Poulter hits the big time at end of extraordinary week
The week began with Lee Westwood championing the strong United Kingdom contingent and bemoaning the lack of recognition they receive for their enhanced world standing.
Although Westwood didn't live up to his billing, the two English finalists ensured that home golfers truly made their mark on the world game.
And by winning the prestigious WGC Matchplay Championship title by beating Paul Casey 4 and 2 in the final, Ian Poulter has stepped up to a new level. He became the first Englishman to win a WGC event and the first from the UK since Darren Clarke's win in this tournament back in 2000. It was also Poulter's first win on American soil.
The new rankings show him as the fifth best player in the world, and those much ridiculed comments of "there's only Tiger and me" of a couple of years ago are looking rather less outlandish.
This is a player who doesn't travel with a coach and has no time for the mind gurus. He has his own mental strength, and always has had from the moment he made up his handicap (four) when signing his forms to turn pro back in 1994.
Poulter has turned himself into one of the world's best players, someone who is ready to challenge for the game's greatest honours. He now leads the Race to Dubai and has all but cemented his place in the European Ryder Cup team. Captain Colin Montgomerie must be delighted.
Ian Poulter celebrates on the 16th after winning the final round of the Accenture Match Play Championship
Both finalists provided a fine advertisement for English, British and European golf in a thrilling final. Poulter and Casey's success in this big-money event is cause for great celebration.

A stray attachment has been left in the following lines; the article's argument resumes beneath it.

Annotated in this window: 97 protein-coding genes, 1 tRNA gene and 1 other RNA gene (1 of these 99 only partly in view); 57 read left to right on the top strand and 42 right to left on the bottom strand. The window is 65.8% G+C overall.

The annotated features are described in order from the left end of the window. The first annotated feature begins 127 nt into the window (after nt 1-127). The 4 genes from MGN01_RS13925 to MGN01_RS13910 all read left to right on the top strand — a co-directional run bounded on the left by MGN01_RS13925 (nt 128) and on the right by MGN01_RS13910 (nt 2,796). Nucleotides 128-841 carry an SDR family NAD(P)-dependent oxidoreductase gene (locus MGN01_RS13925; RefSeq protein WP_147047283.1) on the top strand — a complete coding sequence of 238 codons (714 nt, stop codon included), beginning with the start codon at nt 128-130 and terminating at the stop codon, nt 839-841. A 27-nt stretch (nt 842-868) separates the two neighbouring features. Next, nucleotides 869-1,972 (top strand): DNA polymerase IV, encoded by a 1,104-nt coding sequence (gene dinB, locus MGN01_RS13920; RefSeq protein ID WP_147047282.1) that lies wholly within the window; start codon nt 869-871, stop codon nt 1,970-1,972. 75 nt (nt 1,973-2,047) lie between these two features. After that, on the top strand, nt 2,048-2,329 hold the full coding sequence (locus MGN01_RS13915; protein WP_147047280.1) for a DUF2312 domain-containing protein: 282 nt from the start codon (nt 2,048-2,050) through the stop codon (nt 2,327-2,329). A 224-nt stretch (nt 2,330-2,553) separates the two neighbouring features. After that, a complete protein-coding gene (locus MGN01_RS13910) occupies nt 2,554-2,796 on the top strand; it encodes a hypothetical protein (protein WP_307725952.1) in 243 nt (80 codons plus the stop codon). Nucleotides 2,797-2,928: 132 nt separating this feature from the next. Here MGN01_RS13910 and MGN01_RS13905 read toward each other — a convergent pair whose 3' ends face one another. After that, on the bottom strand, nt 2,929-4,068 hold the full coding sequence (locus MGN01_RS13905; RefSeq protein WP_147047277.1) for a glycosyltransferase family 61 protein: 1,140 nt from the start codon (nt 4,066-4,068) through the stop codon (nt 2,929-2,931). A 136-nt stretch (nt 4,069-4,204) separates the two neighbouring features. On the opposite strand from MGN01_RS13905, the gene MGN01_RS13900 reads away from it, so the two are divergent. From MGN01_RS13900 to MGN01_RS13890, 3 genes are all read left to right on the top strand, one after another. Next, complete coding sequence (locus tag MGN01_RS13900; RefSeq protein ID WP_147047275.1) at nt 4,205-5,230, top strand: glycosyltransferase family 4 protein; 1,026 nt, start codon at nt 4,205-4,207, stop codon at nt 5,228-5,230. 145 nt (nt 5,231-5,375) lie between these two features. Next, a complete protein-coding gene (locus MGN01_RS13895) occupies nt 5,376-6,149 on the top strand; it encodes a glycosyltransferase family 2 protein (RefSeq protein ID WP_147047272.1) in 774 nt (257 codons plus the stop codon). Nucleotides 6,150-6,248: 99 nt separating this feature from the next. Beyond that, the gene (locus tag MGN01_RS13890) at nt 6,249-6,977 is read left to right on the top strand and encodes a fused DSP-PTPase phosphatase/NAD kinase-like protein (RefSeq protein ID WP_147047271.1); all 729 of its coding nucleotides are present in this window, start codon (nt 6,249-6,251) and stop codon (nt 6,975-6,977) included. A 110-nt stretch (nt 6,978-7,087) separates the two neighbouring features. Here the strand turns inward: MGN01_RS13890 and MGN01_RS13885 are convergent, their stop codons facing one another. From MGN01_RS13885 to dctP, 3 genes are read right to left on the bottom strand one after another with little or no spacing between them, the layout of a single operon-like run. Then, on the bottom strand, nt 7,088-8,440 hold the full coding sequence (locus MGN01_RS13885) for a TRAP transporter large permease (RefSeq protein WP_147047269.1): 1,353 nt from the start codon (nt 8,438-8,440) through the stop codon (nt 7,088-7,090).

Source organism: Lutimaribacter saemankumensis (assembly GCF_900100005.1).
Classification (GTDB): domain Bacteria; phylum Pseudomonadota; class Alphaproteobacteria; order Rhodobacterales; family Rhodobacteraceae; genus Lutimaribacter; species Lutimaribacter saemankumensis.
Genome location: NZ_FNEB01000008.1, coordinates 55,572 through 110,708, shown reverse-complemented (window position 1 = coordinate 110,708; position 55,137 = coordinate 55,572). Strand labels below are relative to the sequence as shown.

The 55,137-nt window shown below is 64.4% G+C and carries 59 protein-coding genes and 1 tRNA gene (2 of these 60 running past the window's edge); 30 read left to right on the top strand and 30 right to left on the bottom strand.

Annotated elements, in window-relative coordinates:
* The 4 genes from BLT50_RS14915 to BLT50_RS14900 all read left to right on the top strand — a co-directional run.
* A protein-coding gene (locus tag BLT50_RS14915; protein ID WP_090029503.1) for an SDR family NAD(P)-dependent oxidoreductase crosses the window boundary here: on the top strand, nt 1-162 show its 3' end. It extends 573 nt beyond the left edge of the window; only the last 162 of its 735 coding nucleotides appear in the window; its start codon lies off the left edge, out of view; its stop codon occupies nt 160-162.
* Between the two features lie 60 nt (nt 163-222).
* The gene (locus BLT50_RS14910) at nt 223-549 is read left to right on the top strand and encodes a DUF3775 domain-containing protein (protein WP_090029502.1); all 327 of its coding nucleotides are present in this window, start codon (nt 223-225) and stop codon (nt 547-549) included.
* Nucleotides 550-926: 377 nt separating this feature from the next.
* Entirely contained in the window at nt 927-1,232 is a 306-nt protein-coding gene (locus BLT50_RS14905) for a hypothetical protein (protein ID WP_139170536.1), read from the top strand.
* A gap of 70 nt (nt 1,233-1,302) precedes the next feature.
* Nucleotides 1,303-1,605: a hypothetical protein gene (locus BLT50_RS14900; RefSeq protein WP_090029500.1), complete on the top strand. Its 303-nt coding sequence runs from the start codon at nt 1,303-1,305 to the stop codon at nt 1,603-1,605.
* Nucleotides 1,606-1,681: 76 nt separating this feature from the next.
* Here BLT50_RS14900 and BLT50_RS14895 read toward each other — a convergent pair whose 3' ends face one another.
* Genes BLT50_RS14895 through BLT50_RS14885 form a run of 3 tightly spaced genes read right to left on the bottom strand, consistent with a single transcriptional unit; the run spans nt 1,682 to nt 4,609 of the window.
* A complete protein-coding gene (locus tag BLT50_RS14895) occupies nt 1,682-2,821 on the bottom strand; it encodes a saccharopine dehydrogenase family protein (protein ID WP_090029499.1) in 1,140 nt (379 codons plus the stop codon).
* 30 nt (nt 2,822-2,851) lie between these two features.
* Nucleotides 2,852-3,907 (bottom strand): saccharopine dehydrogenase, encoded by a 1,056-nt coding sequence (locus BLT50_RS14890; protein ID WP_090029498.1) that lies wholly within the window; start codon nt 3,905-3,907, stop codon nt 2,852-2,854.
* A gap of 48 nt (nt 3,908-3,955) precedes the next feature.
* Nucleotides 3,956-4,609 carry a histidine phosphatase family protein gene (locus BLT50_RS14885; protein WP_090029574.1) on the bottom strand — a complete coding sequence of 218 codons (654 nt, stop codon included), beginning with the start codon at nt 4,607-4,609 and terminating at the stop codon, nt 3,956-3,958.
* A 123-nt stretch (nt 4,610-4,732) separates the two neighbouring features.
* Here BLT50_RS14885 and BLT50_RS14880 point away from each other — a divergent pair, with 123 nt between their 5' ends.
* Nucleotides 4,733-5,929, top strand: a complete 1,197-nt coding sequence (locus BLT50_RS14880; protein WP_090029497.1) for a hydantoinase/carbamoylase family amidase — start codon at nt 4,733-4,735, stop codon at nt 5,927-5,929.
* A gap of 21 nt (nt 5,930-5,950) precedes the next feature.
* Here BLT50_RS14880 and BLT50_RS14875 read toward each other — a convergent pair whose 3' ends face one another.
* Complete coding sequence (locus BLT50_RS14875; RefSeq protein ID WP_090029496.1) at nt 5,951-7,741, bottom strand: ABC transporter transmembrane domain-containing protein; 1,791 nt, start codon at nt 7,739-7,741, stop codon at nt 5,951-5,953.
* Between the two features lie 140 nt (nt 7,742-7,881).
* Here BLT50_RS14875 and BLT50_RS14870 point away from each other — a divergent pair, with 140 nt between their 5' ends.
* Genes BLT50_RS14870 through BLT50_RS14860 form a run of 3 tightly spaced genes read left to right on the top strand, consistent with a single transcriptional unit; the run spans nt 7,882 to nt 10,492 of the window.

In a week of first steps, they took a significant stride in ensuring our talented generation start to gain due recognition.
Unfortunately, the all-English final didn't capture the imagination of the Arizona public, with pitifully small crowds following the final. Much local interest was lost when the last American, Stewart Cink, bowed out on Friday evening.
PGA Tour Commissioner Tim Finchem put the poor numbers down to Saturday's cold, wet and windy weather but did admit that the weekend attendances were not what he would have wanted.
Wentworth was always blessed with sizeable crowds for autumnal World Matchplay finals regardless of player nationalities and the weather. The slim galleries here further strengthen the argument for the WGC events to be spread further afield.
That said, this has been a wonderful tournament, a refreshing change for the norm. Poulter firmly believes there should be more matchplay on the schedule.
It's long been my feeling that all the WGC events (Doral, Akron and Shanghai) should be head to head to make them distinctive and give the golf season a matchplay thread that would identify interesting specialists in this format.
Why not create a league system? Reward wins but by incorporating plate rounds for losers they could still earn some points to boost their league tallies. They don't have to depart after just one round.
The top 16 points scorers could have a season ending WGC shoot-out.